Health Brief: Neonatal Abstinence Syndrome (NAS)

Oct. 2, 2017

neonatal abstinence syndrome health brief

More than 1,000 infants in Tennessee are born dependent on drugs each year. Why it's happening and how we change it.

Updated October 2, 2017

Health briefs offer quick but comprehensive information about some of the biggest health challenges Tennessee is facing.

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Neonatal abstinence syndrome (NAS) occurs when a baby is born dependent on drugs used by the mother during her pregnancy.

NAS causes health problems immediately after birth — low birth weight, vomiting, seizures — as well as health and social problems later in life.

Tennessee’s rate of neonatal abstinence syndrome increased 10-fold from 2000 to 2010. The rate in the U.S. has increased only 3-fold during that time.

50–70% of mothers who take opioids during pregnancy will give birth to a baby with NAS. 70% of those mothers are taking at least one medication prescribed by a health care provider.

Neonatal Abstinence Syndrome in Tennessee

What is neonatal abstinence syndrome (NAS)?

Neonatal abstinence syndrome (NAS) occurs when an infant goes through withdrawal from an addictive drug he or she was exposed to in the womb.

How does neonatal abstinence syndrome work physically?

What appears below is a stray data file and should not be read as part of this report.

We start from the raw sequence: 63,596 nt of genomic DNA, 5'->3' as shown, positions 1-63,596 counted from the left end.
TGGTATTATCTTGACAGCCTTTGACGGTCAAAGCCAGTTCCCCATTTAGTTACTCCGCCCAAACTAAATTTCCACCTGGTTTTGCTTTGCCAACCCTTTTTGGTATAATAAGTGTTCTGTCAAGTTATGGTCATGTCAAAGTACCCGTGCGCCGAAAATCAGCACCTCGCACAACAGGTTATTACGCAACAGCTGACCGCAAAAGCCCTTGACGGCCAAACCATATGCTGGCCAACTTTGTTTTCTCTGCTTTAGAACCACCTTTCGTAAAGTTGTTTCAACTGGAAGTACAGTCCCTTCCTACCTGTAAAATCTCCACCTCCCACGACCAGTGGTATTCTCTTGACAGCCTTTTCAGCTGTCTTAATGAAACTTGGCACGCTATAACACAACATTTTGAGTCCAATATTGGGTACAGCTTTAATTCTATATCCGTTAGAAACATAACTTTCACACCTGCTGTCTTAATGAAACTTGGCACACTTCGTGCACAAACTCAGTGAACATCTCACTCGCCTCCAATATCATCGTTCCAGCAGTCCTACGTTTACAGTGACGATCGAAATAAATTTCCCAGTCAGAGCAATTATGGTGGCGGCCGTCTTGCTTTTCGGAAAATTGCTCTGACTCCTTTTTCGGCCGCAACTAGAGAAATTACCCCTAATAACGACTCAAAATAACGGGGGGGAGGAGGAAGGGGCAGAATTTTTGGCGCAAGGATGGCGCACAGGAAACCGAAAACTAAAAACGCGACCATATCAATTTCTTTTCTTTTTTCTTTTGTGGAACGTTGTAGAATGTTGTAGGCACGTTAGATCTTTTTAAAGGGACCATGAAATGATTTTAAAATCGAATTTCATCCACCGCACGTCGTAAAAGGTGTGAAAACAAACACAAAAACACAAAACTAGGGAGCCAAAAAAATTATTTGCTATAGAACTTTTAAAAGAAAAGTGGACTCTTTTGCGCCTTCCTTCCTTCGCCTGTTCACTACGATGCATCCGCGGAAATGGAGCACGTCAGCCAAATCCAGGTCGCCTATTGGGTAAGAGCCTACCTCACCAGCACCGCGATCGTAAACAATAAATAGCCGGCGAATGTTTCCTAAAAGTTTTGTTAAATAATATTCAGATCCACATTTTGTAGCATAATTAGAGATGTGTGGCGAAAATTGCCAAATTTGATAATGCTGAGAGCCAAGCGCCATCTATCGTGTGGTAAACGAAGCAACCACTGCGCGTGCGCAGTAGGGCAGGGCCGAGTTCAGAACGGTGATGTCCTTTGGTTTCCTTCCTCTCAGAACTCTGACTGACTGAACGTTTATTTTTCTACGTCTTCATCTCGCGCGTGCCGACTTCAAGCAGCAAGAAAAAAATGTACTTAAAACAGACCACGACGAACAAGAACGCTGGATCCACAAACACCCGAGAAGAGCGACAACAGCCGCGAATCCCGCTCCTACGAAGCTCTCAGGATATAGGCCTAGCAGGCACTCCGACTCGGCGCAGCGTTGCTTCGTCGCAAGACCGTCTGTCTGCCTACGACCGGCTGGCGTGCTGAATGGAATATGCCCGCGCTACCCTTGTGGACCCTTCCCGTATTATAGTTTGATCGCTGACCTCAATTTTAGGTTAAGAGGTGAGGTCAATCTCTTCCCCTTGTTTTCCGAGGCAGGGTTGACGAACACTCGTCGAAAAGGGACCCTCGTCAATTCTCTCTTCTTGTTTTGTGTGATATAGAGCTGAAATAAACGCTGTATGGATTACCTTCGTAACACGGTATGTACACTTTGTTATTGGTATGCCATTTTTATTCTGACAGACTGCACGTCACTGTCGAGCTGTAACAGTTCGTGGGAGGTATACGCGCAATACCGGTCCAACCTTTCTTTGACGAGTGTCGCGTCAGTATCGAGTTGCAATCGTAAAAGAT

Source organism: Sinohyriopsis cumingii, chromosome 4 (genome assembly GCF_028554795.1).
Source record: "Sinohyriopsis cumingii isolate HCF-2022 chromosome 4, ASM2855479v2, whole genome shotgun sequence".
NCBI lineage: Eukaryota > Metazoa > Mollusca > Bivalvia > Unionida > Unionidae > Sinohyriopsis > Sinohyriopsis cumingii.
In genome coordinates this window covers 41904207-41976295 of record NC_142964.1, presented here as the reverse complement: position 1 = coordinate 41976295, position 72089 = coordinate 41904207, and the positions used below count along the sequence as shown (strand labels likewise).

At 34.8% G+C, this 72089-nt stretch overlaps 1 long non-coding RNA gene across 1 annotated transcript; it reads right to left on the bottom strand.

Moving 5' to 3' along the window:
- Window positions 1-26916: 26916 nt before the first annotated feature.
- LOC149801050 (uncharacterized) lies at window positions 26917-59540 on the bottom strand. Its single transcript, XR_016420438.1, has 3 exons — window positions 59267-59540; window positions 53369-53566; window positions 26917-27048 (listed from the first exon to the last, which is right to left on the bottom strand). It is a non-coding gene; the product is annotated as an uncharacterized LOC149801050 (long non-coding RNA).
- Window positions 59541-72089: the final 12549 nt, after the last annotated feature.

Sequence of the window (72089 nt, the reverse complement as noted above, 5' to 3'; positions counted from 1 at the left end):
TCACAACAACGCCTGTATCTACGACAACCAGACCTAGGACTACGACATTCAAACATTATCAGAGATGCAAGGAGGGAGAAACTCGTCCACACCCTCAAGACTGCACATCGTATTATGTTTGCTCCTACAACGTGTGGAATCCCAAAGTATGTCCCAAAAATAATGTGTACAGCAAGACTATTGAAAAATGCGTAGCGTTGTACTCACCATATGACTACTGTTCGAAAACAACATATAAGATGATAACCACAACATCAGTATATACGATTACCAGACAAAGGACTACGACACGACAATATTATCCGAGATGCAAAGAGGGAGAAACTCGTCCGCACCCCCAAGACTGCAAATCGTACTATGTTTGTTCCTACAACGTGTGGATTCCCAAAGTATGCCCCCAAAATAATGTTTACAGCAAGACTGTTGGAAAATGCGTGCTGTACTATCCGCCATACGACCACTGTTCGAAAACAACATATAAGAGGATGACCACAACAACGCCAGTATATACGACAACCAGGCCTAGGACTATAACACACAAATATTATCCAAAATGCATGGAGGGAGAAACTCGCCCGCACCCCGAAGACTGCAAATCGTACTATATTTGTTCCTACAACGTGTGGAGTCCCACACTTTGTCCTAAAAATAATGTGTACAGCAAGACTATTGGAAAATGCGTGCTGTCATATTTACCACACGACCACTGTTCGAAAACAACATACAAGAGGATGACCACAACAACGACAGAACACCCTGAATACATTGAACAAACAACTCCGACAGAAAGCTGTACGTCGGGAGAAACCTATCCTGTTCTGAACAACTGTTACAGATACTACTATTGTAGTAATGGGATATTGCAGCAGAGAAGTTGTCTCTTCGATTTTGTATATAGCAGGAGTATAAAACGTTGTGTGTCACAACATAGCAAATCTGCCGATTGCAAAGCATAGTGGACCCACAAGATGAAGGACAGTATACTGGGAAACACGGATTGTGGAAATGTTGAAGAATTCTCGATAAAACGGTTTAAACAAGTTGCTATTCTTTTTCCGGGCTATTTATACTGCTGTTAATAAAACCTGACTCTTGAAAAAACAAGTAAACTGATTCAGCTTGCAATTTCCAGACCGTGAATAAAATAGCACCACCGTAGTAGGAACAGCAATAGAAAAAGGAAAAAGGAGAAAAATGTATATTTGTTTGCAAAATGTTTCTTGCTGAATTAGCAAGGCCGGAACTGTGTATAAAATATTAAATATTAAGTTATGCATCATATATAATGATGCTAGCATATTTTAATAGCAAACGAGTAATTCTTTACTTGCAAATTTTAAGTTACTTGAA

During pregnancy, drugs or alcohol pass through the placenta to the baby, who becomes dependent in utero. When the baby is born, the drug supply is cut off, and he or she goes through withdrawal. 

What are the symptoms of neonatal abstinence syndrome?

Symptoms related to NAS can last from one week to six months and can include all of the following:

  • Diarrhea
  • Excessive or high-pitched crying
  • Extreme sensitivity to light and sound
  • Fever
  • Inability to eat or sleep
  • Irritability
  • Rapid breathing
  • Seizures and trembling
  • Slow weight gain
  • Stuffy nose, sneezing
  • Sweating
  • Vomiting

Babies with neonatal abstinence syndrome generally need to stay in the hospital longer than babies who do not suffer from NAS. They may also have serious medical and social problems as adults.

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What causes neonatal abstinence syndrome?

The most common cause of neonatal abstinence syndrome is a woman taking opioids (painkillers) during pregnancy.

This includes a mother who is:

  1. Receiving treatment for pain or addiction
  2. Using a prescription medication inappropriately, including using too much or taking someone else’s prescription (also known as a drug that is “diverted”)
  3. Using an illegal drug

Medications that may cause withdrawal include:

  • Opioids (painkillers such as codeine, morphine or oxycodone)
  • Benzodiazepines (to help with anxiety or sleep)
  • Alcohol
  • Antidepressants
  • Barbiturates (sedatives)
  • Illicit drugs such as cocaine or heroin
  • Methadone or buprenorphine, used in medication-assisted treatment (opioid treatment that uses behavioral therapy and medications to treat substance abuse)


Since 2013, there has been a significant increase in NAS cases where mothers were only exposed to prescription medications.

The percentage of infants with NAS from prescription medication only hit an all-time high in 2015 of 52.5%.

The rates of exposure to prescription medications for infants are:

  • 80% — At least one prescription medication
  • 5% — Prescription medication only
  • 27% — Mix of prescription and illicit or diverted drugs
  • 19% — Illicit or diverted drugs only